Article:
As many as four out of 10 prisoners were released late because of bureaucratic delays last year that cost the Government a total of £2m, its spending watchdog says.
The Prison Service targetsays dossiers for parole should arrive with the Parole Board 10 weeks before a prisoner becomes eligible for release.
The National Audit Office found that, in 40 per cent of cases, the dossiers had not arrived two weeks before. In January 1999, the target was met in 50 per cent of cases. But, by September, there had been some improvement.
The National Audit Office said the delays were particularly severe in the case of illegal immigrants. A quarter of those in prison were released in time for their planned deportations, and one in 12 spent more than three months longer in custody because of the delays, at a cost of £500,000.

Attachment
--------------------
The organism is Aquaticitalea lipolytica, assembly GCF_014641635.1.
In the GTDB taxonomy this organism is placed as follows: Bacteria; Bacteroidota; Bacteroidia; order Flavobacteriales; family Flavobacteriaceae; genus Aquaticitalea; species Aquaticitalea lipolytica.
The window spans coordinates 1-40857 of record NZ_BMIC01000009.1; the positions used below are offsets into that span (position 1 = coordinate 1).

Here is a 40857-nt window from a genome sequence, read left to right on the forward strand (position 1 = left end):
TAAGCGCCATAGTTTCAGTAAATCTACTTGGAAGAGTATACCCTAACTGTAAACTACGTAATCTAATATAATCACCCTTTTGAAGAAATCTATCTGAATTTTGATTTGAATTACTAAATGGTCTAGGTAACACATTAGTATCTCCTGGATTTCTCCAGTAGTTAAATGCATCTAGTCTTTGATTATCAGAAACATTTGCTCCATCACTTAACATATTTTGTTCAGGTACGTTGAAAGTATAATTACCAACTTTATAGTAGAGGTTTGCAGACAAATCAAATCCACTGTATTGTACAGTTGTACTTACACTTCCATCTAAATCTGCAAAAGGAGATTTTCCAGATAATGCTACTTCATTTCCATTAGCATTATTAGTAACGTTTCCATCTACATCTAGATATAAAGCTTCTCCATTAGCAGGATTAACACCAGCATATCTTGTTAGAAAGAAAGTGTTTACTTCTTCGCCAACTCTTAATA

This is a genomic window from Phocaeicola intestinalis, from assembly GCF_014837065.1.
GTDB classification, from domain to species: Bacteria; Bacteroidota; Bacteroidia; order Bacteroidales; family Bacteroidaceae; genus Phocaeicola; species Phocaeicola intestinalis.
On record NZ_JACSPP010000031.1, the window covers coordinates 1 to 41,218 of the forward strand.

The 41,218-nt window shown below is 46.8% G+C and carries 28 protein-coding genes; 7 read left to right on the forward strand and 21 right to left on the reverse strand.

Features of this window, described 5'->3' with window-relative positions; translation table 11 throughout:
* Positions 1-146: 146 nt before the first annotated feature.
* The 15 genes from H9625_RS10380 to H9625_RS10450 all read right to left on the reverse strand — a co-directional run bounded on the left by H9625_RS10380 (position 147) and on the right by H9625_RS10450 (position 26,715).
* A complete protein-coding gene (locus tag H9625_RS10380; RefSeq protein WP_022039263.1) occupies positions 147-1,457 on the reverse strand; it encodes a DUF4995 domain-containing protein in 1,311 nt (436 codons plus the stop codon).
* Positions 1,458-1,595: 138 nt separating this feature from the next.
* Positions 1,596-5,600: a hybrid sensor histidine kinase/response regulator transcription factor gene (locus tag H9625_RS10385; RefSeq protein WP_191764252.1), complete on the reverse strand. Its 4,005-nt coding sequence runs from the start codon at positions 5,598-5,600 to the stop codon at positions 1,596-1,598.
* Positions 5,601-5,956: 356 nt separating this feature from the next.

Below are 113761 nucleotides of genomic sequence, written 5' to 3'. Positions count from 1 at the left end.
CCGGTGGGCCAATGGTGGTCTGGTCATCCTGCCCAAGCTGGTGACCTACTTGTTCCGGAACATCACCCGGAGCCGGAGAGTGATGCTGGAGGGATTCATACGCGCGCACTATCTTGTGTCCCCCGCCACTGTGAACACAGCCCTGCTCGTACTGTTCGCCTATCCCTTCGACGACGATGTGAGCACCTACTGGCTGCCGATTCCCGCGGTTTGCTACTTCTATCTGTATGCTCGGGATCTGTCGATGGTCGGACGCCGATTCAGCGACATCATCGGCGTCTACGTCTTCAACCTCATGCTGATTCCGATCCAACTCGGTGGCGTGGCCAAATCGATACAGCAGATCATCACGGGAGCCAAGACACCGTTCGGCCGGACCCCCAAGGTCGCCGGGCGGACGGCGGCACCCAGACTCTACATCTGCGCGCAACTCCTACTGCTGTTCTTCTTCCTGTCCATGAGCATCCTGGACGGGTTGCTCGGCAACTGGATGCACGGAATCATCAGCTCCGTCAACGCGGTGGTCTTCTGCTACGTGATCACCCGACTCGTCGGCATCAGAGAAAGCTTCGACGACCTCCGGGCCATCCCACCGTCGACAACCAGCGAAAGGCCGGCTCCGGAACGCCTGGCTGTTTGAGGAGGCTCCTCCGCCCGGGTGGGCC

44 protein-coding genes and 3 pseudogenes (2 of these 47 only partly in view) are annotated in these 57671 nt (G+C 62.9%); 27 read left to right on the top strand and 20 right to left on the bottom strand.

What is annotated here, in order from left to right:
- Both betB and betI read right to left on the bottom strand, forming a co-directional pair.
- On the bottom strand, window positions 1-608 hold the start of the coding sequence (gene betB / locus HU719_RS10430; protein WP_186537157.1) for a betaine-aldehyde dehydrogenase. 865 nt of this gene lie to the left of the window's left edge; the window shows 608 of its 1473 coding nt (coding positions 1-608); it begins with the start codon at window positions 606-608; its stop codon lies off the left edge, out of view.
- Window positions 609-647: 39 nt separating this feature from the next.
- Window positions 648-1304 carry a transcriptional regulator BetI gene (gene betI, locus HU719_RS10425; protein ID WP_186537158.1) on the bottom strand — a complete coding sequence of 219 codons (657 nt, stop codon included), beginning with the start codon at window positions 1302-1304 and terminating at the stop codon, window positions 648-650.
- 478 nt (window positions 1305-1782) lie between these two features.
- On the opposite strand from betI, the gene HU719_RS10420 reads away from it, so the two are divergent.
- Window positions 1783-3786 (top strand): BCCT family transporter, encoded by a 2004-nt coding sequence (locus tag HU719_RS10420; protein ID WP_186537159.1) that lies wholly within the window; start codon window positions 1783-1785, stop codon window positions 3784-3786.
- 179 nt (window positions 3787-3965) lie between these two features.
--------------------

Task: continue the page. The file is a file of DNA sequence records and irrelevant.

The delays were caused by the late arrival of documents from the police, the courts and the probation service.
Prisoners are eligible for parole from half way through their sentences, though 60 per cent of applications are rejected - the reason given that the prisoners have failed properly to address their offending, through training, education and work experience
But the Audit Office found no explicit link between successful completion of these three requirements and parole.
The report recommended better monitoring, better cooperation between the agencies within the criminal justice system and stronger accountability within the Prison Service. Prisoners' sentence plans should be properly linked to preparations for their release, it added.
Applications for parole had risen by one-quarter in two years to total 6,078 in 1998-99.Reuse content